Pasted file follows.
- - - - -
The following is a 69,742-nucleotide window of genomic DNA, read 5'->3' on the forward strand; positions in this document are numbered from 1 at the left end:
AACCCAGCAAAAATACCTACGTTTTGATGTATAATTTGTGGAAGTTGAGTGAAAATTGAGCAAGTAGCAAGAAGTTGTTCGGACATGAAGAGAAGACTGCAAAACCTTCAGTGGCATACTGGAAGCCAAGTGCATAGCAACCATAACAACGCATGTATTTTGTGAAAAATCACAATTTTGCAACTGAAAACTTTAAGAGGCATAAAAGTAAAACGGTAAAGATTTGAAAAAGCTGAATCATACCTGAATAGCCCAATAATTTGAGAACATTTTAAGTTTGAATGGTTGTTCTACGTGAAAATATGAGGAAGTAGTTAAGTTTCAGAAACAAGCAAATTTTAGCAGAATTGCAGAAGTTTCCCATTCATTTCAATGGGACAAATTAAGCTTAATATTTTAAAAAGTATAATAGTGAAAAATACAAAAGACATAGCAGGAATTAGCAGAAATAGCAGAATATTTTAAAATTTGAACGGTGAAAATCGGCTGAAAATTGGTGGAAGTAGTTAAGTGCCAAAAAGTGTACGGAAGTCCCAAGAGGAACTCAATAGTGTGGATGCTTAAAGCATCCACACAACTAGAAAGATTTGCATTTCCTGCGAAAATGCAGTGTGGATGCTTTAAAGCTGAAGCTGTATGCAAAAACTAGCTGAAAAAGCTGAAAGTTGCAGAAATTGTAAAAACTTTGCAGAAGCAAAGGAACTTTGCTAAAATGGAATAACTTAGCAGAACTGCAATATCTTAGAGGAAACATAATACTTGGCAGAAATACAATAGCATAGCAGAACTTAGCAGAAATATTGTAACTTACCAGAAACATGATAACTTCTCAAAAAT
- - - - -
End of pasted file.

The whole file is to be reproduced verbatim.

The following is a 69,742-nucleotide window of genomic DNA, read 5'->3' on the forward strand; positions in this document are numbered from 1 at the left end:
AACCCAGCAAAAATACCTACGTTTTGATGTATAATTTGTGGAAGTTGAGTGAAAATTGAGCAAGTAGCAAGAAGTTGTTCGGACATGAAGAGAAGACTGCAAAACCTTCAGTGGCATACTGGAAGCCAAGTGCATAGCAACCATAACAACGCATGTATTTTGTGAAAAATCACAATTTTGCAACTGAAAACTTTAAGAGGCATAAAAGTAAAACGGTAAAGATTTGAAAAAGCTGAATCATACCTGAATAGCCCAATAATTTGAGAACATTTTAAGTTTGAATGGTTGTTCTACGTGAAAATATGAGGAAGTAGTTAAGTTTCAGAAACAAGCAAATTTTAGCAGAATTGCAGAAGTTTCCCATTCATTTCAATGGGACAAATTAAGCTTAATATTTTAAAAAGTATAATAGTGAAAAATACAAAAGACATAGCAGGAATTAGCAGAAATAGCAGAATATTTTAAAATTTGAACGGTGAAAATCGGCTGAAAATTGGTGGAAGTAGTTAAGTGCCAAAAAGTGTACGGAAGTCCCAAGAGGAACTCAATAGTGTGGATGCTTAAAGCATCCACACAACTAGAAAGATTTGCATTTCCTGCGAAAATGCAGTGTGGATGCTTTAAAGCTGAAGCTGTATGCAAAAACTAGCTGAAAAAGCTGAAAGTTGCAGAAATTGTAAAAACTTTGCAGAAGCAAAGGAACTTTGCTAAAATGGAATAACTTAGCAGAACTGCAATATCTTAGAGGAAACATAATACTTGGCAGAAATACAATAGCATAGCAGAACTTAGCAGAAATATTGTAACTTACCAGAAACATGATAACTTCTCAAAAAT